Increasing water use efficiency along the C3 to C4 evolutionary pathway: a stomatal optimization perspective.


Journal Article

C4 photosynthesis evolved independently numerous times, probably in response to declining atmospheric CO2 concentrations, but also to high temperatures and aridity, which enhance water losses through transpiration. Here, the environmental factors controlling stomatal behaviour of leaf-level carbon and water exchange were examined across the evolutionary continuum from C3 to C4 photosynthesis at current (400 μmol mol(-1)) and low (280 μmol mol(-1)) atmospheric CO2 conditions. To this aim, a stomatal optimization model was further developed to describe the evolutionary continuum from C3 to C4 species within a unified framework. Data on C3, three categories of C3-C4 intermediates, and C4 Flaveria species were used to parameterize the stomatal model, including parameters for the marginal water use efficiency and the efficiency of the CO2-concentrating mechanism (or C4 pump); these two parameters are interpreted as traits reflecting the stomatal and photosynthetic adjustments during the C3 to C4 transformation. Neither the marginal water use efficiency nor the C4 pump strength changed significantly from C3 to early C3-C4 intermediate stages, but both traits significantly increased between early C3-C4 intermediates and the C4-like intermediates with an operational C4 cycle. At low CO2, net photosynthetic rates showed continuous increases from a C3 state, across the intermediates and towards C4 photosynthesis, but only C4-like intermediates and C4 species (with an operational C4 cycle) had higher water use efficiencies than C3 Flaveria. The results demonstrate that both the marginal water use efficiency and the C4 pump strength increase in C4 Flaveria to improve their photosynthesis and water use efficiency compared with C3 species. These findings emphasize that the advantage of the early intermediate stages is predominantly carbon based, not water related.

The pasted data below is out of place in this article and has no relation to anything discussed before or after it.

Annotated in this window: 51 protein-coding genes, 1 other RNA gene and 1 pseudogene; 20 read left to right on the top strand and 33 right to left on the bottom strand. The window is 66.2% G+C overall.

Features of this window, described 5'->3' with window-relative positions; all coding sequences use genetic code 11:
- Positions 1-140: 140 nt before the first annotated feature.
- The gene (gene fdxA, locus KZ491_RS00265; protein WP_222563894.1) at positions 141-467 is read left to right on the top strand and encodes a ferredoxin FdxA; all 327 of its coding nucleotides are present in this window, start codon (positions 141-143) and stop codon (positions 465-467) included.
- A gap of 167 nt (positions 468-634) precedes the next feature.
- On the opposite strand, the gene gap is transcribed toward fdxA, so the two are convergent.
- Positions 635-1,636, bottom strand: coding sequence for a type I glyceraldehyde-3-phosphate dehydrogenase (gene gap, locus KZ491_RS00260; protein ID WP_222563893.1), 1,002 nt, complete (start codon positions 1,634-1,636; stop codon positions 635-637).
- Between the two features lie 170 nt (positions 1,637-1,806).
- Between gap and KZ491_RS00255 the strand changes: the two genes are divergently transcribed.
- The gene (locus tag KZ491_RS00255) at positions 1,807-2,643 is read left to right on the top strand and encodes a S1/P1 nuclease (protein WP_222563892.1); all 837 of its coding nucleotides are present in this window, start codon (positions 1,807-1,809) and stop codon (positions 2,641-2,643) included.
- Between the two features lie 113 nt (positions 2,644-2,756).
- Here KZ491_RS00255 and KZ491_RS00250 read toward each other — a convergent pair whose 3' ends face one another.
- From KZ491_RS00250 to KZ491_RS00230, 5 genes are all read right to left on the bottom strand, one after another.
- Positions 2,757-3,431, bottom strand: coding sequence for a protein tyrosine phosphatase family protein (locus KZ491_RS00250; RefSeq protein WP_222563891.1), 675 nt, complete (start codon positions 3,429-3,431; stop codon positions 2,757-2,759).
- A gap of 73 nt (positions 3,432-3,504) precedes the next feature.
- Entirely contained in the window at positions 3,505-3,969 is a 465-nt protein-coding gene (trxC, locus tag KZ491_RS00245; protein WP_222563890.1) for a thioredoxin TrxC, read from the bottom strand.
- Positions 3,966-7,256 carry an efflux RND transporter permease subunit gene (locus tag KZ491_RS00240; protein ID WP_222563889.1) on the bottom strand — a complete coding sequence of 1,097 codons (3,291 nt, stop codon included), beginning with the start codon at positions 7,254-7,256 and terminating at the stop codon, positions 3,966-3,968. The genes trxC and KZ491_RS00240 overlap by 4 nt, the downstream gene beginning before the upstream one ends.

Full Text

Duke Authors

Cited Authors

  • Way, DA; Katul, GG; Manzoni, S; Vico, G

Published Date

  • July 2014

Published In

Volume / Issue

  • 65 / 13

Start / End Page

  • 3683 - 3693

PubMed ID

  • 24860185

Pubmed Central ID

  • 24860185

Electronic International Standard Serial Number (EISSN)

  • 1460-2431

International Standard Serial Number (ISSN)

  • 1460-2431

Digital Object Identifier (DOI)

  • 10.1093/jxb/eru205


  • eng